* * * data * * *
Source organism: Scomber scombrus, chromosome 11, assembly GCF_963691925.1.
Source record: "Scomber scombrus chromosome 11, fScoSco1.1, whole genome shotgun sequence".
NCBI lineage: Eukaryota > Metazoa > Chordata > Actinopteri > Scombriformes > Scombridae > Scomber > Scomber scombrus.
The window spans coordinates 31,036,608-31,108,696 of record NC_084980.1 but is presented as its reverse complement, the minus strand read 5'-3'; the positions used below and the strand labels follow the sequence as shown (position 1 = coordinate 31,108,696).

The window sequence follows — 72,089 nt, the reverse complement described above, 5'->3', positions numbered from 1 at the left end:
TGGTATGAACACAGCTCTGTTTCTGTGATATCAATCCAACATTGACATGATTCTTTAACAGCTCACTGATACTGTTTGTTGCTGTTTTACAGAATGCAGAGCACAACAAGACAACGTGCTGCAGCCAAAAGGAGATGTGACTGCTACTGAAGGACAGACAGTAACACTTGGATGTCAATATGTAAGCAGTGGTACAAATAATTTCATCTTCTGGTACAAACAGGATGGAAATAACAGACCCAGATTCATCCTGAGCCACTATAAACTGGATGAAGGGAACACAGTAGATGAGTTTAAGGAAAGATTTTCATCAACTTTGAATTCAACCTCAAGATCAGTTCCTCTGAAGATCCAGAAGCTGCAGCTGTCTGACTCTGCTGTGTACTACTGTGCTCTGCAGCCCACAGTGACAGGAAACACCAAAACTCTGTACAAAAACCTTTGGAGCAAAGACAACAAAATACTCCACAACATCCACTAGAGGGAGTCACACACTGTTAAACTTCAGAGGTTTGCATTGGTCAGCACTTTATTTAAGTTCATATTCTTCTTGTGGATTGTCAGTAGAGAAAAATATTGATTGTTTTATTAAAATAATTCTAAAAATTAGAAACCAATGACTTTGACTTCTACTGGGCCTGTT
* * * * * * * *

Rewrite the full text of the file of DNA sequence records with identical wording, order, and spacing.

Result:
Source organism: Scomber scombrus, chromosome 11, assembly GCF_963691925.1.
Source record: "Scomber scombrus chromosome 11, fScoSco1.1, whole genome shotgun sequence".
NCBI lineage: Eukaryota > Metazoa > Chordata > Actinopteri > Scombriformes > Scombridae > Scomber > Scomber scombrus.
The window spans coordinates 31,036,608-31,108,696 of record NC_084980.1 but is presented as its reverse complement, the minus strand read 5'-3'; the positions used below and the strand labels follow the sequence as shown (position 1 = coordinate 31,108,696).

The window sequence follows — 72,089 nt, the reverse complement described above, 5'->3', positions numbered from 1 at the left end:
TGGTATGAACACAGCTCTGTTTCTGTGATATCAATCCAACATTGACATGATTCTTTAACAGCTCACTGATACTGTTTGTTGCTGTTTTACAGAATGCAGAGCACAACAAGACAACGTGCTGCAGCCAAAAGGAGATGTGACTGCTACTGAAGGACAGACAGTAACACTTGGATGTCAATATGTAAGCAGTGGTACAAATAATTTCATCTTCTGGTACAAACAGGATGGAAATAACAGACCCAGATTCATCCTGAGCCACTATAAACTGGATGAAGGGAACACAGTAGATGAGTTTAAGGAAAGATTTTCATCAACTTTGAATTCAACCTCAAGATCAGTTCCTCTGAAGATCCAGAAGCTGCAGCTGTCTGACTCTGCTGTGTACTACTGTGCTCTGCAGCCCACAGTGACAGGAAACACCAAAACTCTGTACAAAAACCTTTGGAGCAAAGACAACAAAATACTCCACAACATCCACTAGAGGGAGTCACACACTGTTAAACTTCAGAGGTTTGCATTGGTCAGCACTTTATTTAAGTTCATATTCTTCTTGTGGATTGTCAGTAGAGAAAAATATTGATTGTTTTATTAAAATAATTCTAAAAATTAGAAACCAATGACTTTGACTTCTACTGGGCCTGTT